Second week of the month of April and the squadron gathers again for safety, aerospace, drill and flight time at the Mt Airy Senior and Community Center. The safety lesson demonstrated the use of rubber gloves and how to remove them when contaminated. Avoiding the use of ketchup, too realistic, the use of mustard was employed to test the practice.
The cadets continue on the path to Rocketry Badge achievement. Last month, the rubber band powered rocket was assembled and launched. This week, the pop-bottle rocket was assembled, no time for launch.
Flight time and drill were observed. The meeting was concluded with the presentation of two Wright Brothers Awards. Staff Sergeant Mitch Walker recently achieved his rank in March and Cadet Senior Master Sergeant Ashley Pitt achieved her rank in October 2016.
photographs taken by Cadet Chief Master Sergeant Buzzard
Carroll Composite Squadron, 1st Lt Randy Budge, Commander, and 2nd Lt Michael Swam, Deputy Commander of Cadets, invited Mt Airy Composite Squadron to join them in a field trip to Frederick Municipal Airport on 18 March 2017. This was a cadet inspired and planned activity. Three cadets from and three senior members from Mt Airy Composite Squadron joined the Carroll Composite Squadron cohort at the AOPA (Airplane Owners and Pilots Association) National Aviation Community Center.
The cadets were treated to an hour of flight simulation. Three different simulators were available along with instruction by Mike Woods, manager of the AOPA National Aviation Community Center. Another hour was dedicated for a tour of the air traffic control tower. Air traffic controllers, Jeremy, Steve and Gayle fielded question about the airfield, their work, personal histories and the different educational avenues available.
Frank Watson, CFI, pilot and instructor completed the morning with a preflight demonstration and lesson. Mr. Watson is a member of the Frederick Composite Squadron and is familiar with the Frederick Municipal Airport community. The cadets were encouraged to inspect the airplane with sight and touch.
Following lunch, the group traveled to the Maryland State Police Hanger where they were greeting by Paramedic Melissa Haut, pilots Tim Fulk and Craig Renier. Paramedic Haut and pilot Fulk presented the Maryland State Police Aviation Command’s history and mission. They shared statistics, personal histories, educational challenges and various routes available for training. The cadets were treated with a hand-on opportunity to explore the helicopter and to ask additional questions on a one-on-one basis.
Additional assistance came in the form of 2nd Lt David Cox, Carroll Composite Squadron, and 2nd Lt Jim Buchheit, Mt Airy Composite Squadron. They were instrumental in generating relevant questions as well as in answering cadet queries.
Mt Airy Composite Squadron met on 09 March 2017 for the regularly scheduled inspection, aerospace and drill at the Mt Airy Senior and Community Center. This week was unique because the aerospace lesson was taught by Cadet Commander Second Lieutenant Daniel Flanick, recipient of the AFA Outstanding Cadet of the Year Award for 2016. The lesson summary was provided by one of our newest and highly motivated members, Cadet Airman A. Franklin. Her summary is as follows:
On the second Thursday of March, 2nd/Lt Flanick taught aerospace to the cadets. 2nd/Lt. Flanick discussed the three laws of Newton and the four different forces for flying an airplane. Cadets got to do a hands-on experiment with balloons to analyze how thrust was created to help move the balloon forward and test how Newton’s third law “for every action there is an equal and opposite reaction, mass times acceleration equals force” applies. Afterwards, cadets went over the main components and the four steps of how engines work and we observed the different parts of a carburetor, where air and gas mix, and magneto spark, igniting an explosion inside the engine to get the airplane to start-up.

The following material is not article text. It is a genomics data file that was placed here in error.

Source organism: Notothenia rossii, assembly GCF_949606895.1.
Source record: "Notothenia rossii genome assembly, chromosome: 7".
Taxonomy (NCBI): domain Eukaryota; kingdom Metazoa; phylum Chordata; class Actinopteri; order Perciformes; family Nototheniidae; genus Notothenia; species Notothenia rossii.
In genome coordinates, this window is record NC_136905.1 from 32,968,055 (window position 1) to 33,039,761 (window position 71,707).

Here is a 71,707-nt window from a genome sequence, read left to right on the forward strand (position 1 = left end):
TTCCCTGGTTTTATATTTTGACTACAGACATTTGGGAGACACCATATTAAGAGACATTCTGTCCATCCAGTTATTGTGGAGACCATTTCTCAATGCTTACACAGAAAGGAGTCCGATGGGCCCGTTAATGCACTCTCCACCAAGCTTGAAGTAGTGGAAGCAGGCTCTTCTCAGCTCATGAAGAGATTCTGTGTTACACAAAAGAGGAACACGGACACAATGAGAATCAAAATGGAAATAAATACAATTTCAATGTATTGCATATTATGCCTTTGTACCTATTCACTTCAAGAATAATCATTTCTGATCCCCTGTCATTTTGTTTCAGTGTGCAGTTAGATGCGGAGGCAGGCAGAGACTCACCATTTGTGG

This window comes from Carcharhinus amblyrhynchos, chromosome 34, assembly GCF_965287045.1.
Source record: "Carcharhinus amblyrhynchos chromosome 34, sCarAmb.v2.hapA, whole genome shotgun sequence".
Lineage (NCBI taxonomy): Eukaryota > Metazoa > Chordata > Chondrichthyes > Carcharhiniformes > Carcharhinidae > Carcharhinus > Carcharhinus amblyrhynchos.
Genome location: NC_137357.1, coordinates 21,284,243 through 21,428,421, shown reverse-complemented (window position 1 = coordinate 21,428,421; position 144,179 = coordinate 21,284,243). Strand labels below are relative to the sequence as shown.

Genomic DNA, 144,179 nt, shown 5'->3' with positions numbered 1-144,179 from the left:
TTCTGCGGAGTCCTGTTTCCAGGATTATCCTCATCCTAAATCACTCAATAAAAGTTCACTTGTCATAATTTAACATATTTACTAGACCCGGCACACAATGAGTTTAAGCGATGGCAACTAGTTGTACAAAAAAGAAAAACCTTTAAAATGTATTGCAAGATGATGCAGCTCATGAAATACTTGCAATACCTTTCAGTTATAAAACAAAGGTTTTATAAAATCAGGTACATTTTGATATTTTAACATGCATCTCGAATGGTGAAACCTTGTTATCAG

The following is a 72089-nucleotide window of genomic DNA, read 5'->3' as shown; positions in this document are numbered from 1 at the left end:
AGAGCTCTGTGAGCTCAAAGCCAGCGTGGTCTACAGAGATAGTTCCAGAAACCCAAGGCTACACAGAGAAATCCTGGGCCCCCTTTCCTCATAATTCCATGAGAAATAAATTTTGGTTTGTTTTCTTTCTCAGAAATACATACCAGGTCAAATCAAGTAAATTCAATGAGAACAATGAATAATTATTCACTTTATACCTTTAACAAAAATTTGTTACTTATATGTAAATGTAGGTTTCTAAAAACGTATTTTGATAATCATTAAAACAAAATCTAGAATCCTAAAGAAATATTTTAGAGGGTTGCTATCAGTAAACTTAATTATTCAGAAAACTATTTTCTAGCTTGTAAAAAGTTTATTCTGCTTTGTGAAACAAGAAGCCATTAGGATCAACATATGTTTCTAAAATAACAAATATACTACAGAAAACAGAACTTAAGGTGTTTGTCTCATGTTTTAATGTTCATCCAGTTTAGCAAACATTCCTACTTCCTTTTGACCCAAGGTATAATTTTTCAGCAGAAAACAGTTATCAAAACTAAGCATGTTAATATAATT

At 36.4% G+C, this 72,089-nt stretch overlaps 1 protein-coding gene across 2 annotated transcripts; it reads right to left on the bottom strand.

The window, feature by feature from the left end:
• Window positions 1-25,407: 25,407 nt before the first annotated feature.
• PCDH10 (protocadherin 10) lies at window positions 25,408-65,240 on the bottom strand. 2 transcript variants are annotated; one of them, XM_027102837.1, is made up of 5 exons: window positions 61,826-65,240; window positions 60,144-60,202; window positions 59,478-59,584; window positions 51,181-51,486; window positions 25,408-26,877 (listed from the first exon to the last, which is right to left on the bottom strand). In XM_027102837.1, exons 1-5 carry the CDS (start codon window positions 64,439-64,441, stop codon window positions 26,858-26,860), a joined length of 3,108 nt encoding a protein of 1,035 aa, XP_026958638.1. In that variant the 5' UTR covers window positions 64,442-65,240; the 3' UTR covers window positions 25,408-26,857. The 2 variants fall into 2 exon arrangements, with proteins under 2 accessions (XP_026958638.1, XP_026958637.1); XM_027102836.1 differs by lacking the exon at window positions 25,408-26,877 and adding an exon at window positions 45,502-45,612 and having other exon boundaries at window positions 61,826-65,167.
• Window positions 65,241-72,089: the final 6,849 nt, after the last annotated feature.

Mt Airy has been extremely fortunate in its wealth of quality youth and seniors. The cadets are motivated to learn and develop their potential. The seniors are motivated to help the cadets excel in their endeavors, open up a world of opportunities and to set goals that inspire them to greater achievements. Special thanks to C/ 2nd Lt Flanick, C/Amn Franklin, 2nd Lt Buchheit (aerospace technical advisor) and Maj T. Trombley for photos.
Mt Airy Composite Squadron met on February 24, 2017, at the Mt Airy Senior and Community Center for it’s fourth week meeting. The squadron began with the usual opening ceremony, inspections and drill. Senior members stepped up to cover aerospace, leadership and cadet promotions.
Aerospace was taught and orchestrated by senior member Buchheit. This week’s lesson covered the physics and mathematical principles behind energy transference. The cadets were given tissue, paper and tape. Their challenge was to drop an egg from six feet and have it remain intact. Following a short time of brainstorming and presentation, they performed the egg drop experiment outside. The elevation for the egg drop was increased until there was only one winner. Mr. Buchheit pointed out how this science applies to the aerodynamics of an airplane wing. Thank you Mr. Buchheit for providing another interactive experience that made science fun to learn.
Leadership training was coordinated by Major Trombley, Mt Airy Composite Squadron Deputy Commander. The lesson plan was handed out, the cadets split up into groups and the senior cadet staff mentored the lesson. When everyone regathered, Major Trombley facilitated the question and answer portion of the lesson; challenging the cadets to a deeper understanding.
Lieutenant Colonel Buzzard, Mt Airy Composite Squadron Commander, encourages cadets to promote early and command often. There are several stellar examples of this mantra at the Mt Airy squadron. This months latest rising stars are as follow: Cadet Airman Walker, our newest cadet; Cadet Senior Airman Messick, one of the most active volunteers; and Cadet Master Sergeant Pitt, a fast riser and staunch cadet. Congratulations everyone, for your hard work and participation!
Mt Airy Squadron gathered on the second Thursday of January, 2017 for the usual inspections, drill, flight time, and aerospace. Senior member Buchheit presented engineering and aerospace principles in a lesson that kept everyone engaged while learning .